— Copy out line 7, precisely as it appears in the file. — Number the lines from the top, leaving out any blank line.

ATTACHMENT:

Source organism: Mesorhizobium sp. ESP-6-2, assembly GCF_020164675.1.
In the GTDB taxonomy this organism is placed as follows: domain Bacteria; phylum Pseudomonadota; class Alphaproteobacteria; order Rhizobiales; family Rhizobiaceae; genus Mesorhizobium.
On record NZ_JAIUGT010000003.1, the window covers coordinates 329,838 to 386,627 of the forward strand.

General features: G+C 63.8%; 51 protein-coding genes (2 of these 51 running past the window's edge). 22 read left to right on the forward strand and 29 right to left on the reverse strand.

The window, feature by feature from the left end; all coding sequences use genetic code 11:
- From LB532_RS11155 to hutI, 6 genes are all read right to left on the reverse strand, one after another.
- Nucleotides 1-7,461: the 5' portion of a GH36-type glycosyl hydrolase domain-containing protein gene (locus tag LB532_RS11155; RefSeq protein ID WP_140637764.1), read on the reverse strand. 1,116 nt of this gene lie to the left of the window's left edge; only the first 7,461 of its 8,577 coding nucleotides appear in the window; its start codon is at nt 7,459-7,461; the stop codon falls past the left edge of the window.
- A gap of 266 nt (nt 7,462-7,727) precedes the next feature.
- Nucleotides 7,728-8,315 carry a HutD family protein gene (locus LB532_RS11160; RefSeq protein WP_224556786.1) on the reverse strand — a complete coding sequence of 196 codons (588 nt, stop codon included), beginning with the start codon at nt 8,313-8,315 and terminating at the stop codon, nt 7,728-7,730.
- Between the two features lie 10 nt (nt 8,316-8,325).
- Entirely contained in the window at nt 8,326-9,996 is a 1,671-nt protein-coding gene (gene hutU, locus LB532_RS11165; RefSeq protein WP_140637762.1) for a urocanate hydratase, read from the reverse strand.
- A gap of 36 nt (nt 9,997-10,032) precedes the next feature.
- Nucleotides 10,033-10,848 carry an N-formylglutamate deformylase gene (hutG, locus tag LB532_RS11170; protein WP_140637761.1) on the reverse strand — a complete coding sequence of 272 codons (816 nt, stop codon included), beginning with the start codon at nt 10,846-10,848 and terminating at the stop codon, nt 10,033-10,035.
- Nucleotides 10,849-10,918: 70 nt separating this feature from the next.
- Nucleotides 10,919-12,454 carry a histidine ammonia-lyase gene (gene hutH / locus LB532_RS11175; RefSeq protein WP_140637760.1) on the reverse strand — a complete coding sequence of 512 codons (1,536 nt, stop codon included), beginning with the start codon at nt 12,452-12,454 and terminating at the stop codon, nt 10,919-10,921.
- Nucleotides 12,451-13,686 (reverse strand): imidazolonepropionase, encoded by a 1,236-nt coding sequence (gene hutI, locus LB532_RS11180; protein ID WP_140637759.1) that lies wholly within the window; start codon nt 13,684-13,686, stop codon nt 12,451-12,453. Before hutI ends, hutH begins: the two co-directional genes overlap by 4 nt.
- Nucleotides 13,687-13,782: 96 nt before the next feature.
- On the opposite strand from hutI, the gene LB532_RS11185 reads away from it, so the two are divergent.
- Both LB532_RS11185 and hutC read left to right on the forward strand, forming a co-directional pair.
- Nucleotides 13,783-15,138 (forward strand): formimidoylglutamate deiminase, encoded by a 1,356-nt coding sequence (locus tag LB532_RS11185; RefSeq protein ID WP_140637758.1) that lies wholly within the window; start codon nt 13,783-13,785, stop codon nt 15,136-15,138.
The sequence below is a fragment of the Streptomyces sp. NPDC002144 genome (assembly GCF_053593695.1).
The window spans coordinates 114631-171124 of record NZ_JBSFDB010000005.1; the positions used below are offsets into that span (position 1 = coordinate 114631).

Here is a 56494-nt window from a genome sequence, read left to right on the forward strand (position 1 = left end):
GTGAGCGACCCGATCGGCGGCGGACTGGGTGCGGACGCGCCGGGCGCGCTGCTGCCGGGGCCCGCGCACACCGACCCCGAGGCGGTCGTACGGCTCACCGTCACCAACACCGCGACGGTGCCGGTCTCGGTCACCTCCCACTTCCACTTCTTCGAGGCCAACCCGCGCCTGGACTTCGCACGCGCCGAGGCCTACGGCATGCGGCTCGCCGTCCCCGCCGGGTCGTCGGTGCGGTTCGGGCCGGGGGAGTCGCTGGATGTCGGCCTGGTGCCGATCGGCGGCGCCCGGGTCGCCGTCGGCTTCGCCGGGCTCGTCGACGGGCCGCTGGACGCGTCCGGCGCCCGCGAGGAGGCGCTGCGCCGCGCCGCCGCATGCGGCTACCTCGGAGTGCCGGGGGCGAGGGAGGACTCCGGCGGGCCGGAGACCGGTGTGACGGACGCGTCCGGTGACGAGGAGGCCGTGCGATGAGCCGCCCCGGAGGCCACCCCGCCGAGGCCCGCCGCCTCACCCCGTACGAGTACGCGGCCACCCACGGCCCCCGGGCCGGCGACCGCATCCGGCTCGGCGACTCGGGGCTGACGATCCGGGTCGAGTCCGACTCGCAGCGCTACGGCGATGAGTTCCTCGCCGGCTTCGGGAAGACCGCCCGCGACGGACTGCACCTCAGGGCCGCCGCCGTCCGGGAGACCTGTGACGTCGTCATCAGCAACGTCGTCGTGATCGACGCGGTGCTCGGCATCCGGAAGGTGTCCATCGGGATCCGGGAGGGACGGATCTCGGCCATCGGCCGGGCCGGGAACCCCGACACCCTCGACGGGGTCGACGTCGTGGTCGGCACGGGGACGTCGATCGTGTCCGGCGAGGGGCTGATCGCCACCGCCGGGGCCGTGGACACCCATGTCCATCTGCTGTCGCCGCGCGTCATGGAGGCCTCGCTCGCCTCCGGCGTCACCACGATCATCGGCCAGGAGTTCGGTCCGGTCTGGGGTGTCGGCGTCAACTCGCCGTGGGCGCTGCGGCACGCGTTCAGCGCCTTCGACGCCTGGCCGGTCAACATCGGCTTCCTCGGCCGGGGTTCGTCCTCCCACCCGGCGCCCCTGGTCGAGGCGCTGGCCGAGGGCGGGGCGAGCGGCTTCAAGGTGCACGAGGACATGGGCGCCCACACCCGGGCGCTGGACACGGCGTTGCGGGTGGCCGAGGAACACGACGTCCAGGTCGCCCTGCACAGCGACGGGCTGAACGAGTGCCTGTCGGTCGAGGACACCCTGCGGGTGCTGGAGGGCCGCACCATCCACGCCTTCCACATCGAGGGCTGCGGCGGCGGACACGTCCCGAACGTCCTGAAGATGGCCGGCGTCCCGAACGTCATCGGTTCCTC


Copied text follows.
- Nucleotides 1-7,461: the 5' portion of a GH36-type glycosyl hydrolase domain-containing protein gene (locus tag LB532_RS11155; RefSeq protein ID WP_140637764.1), read on the reverse strand. 1,116 nt of this gene lie to the left of the window's left edge; only the first 7,461 of its 8,577 coding nucleotides appear in the window; its start codon is at nt 7,459-7,461; the stop codon falls past the left edge of the window.